I've 3D Printed my grandmother's hometown as a mother's day gift.
My grandmother and most of my extended family still live in the area, which is now unrecognizable after the decontamination and rebuilding of the affected zone. So I've decided to recreate how Lac-Mégantic used to be, using a 3D Printer and paint. The result is a 8x6 inch (1:3000 scale) 3D map tile that can be placed horizontally on a shelf or hung vertically on a wall, in a frame.
Since there was a lot of interest on these Redditthreads, I've created this step-by-step Instructables on how I modeled and printed this town. It can inspire you on how to achieve a similar result for your own city.
Things needed for this project:
- 3D Printer
- White PLA filament
- Acrylic Paint
Step 1: SketchUp
I've used SketchUp 2016 to model 100% the town from scratch.
The plugin Solid Inspector² is really useful to find 3D errors such as face holes, surface borders, internal faces, or stray edges. They are not fatal but would make the slicing process difficult for printing.
Once the mesh is clear of bugs, I use the STL file Exporter plugin to export STL files to a slicing software.
Step 2: Google Maps & Google Earth
I've used a mix of Google Maps and Google Earth to trace the outlines of the lake, streets, city blocks in 2D from a top-down view. I then traced the individual buildings from the same view for extruding later.
To do that, I take a screenshot of the map and import the image in SketchUp using File -> Import -> .PNG (Use As Image). I then scale it on the XY axis as a reference image to draw the lines on top it.
Step 3: Google Street View
For smaller cities that don't have a 3D mode in Google Earth, such as Lac-Mégantic, Google Street View is useful to get a sense of the shape and dimensions of the buildings. Luckily, there is a Street View available made in June 2013, a few weeks before the train derailment. I used it to draw the general shapes in 3D of the various buildings around Lac-Mégantic.
Step 4: Groups
The easiest way to model a city is to make each city block into an individual SketchUp Group. This way you can move its boundaries around to shape the streets and debug each block individually instead of the whole model. The base is another separate group that can be adjusted downward to control the thickness of the resulting printed tile.
Step 5: Trees
To model trees, I draw cones, they are simple, low-poly, and easy to print and paint.
Simply draw a 24-sides circle on the ground, then extrude it as a cylinder at the desired height. Then scale down the top circle horizontally around its center.
Step 6: Exporting STL
I've attached the STL model for Lac-Mégantic, so you can print it too.
You have to scale it down to fit on your 3D Printer's build platform.
Step 7: Slicing
I use Autodesk Print Studio to slice the model and export the printable file.
I first import the STL file into Print Studio, then rotate, center, and scale it down to fit the build platform for a dimension of approximatively 8x6 inch. If there are any bugs with the model, I auto-repair them. This model doesn't require any support.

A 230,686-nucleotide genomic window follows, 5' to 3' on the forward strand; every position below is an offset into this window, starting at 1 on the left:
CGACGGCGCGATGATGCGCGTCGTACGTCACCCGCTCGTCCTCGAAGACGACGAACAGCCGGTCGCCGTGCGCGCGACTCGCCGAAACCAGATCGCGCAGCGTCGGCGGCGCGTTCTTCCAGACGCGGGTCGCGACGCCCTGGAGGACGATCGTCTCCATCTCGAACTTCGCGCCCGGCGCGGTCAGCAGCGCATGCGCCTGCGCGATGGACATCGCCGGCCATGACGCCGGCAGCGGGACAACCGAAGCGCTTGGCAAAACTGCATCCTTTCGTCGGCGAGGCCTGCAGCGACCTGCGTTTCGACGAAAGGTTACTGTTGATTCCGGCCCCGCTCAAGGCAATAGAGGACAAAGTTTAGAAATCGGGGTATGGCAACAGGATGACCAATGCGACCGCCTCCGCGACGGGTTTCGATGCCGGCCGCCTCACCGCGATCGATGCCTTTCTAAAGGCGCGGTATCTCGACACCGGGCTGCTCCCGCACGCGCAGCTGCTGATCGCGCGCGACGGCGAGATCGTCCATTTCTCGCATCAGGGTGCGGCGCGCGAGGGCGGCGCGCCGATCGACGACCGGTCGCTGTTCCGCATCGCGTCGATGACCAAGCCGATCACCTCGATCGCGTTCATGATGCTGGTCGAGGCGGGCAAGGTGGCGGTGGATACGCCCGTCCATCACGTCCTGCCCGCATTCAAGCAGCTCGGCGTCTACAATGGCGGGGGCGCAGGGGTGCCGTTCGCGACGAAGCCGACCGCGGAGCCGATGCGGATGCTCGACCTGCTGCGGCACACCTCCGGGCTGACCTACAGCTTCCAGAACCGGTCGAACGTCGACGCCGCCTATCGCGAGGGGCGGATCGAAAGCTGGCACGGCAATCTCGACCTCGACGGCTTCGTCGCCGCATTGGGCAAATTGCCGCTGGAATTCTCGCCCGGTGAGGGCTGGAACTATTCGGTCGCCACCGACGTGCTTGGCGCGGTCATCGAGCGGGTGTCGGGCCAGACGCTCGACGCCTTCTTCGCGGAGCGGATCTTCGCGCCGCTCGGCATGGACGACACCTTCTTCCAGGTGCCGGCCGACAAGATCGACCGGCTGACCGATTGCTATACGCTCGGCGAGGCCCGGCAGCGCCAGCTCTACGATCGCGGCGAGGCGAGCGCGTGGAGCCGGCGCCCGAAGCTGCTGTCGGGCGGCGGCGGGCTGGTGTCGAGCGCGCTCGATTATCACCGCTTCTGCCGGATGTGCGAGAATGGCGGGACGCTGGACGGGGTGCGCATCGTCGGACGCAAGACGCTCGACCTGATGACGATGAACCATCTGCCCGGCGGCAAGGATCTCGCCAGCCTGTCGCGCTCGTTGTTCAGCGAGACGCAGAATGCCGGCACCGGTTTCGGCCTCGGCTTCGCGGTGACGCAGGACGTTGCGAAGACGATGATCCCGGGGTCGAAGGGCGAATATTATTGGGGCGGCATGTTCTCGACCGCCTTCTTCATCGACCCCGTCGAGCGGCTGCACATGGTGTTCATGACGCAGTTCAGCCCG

I hit the Print preview to visualize the layers that will be printed.
The print time for this build is around 10 hours.
The print volume is around 63cm³ or 40 meters (131 feet) of filament.
Here are the 3D Printer settings I use for my Dremel Idea Builder using 1.75mm PLA filament:
- Layer height: 0.15mm
- Number of shells: 2
- Sparse infill density: 15%
- Sparse infill pattern: Rectilinear
- Travel speed: 100mm/s
- Sparse infill speed: 80mm/s
- Extruder temperature: 220C
- Extruder retract length: 1.0mm
Step 8: 3D Printing
First step of 3D Printing is always to level the build platform to make sure the extruder is right above it, with the right pressure to execute the first layer efficiently.
I use a bit of hairspray on the build platform to make sure the first layer will adhere correctly and avoid wrapping at the corners.
I use a spool of 1.75mm white PLA filament suspended directly above the 3D Printer.
After an hour, when the first 5 or 6 layers are printed correctly without any wrapping at the corners, you can relax and let it print for another 9 hours :) If you live somewhere that has frequent power interruptions, a UPS is recommended to keep the printing going after a brown out.
Step 9: Polishing
When the printing is done, detach the tile carefully from the build platform using a flat palette or painting knife.
If the tile has some wrapping at its corners and is not totally flat, you can submerge it in 60C water for a second, then remove it and flatten it on a hard surface. PLA gets malleable around 60C for fine adjustments.
I use a Dremel micro rotary tool to remove any imperfections on the plastic such as stringing, oozing, blobs, zits, scars, or anything you want to remove.
Step 10: Acrylic Painting
Once the surface is smooth, it's ready for paint!
For this type of painting, I recommend pale colors, so dilute your acrylic paints in white.
I started with the water (blue), then the lawn and trees (green), then the streets (grey), then various colors for the buildings. Use a fine paint brush for this type of work.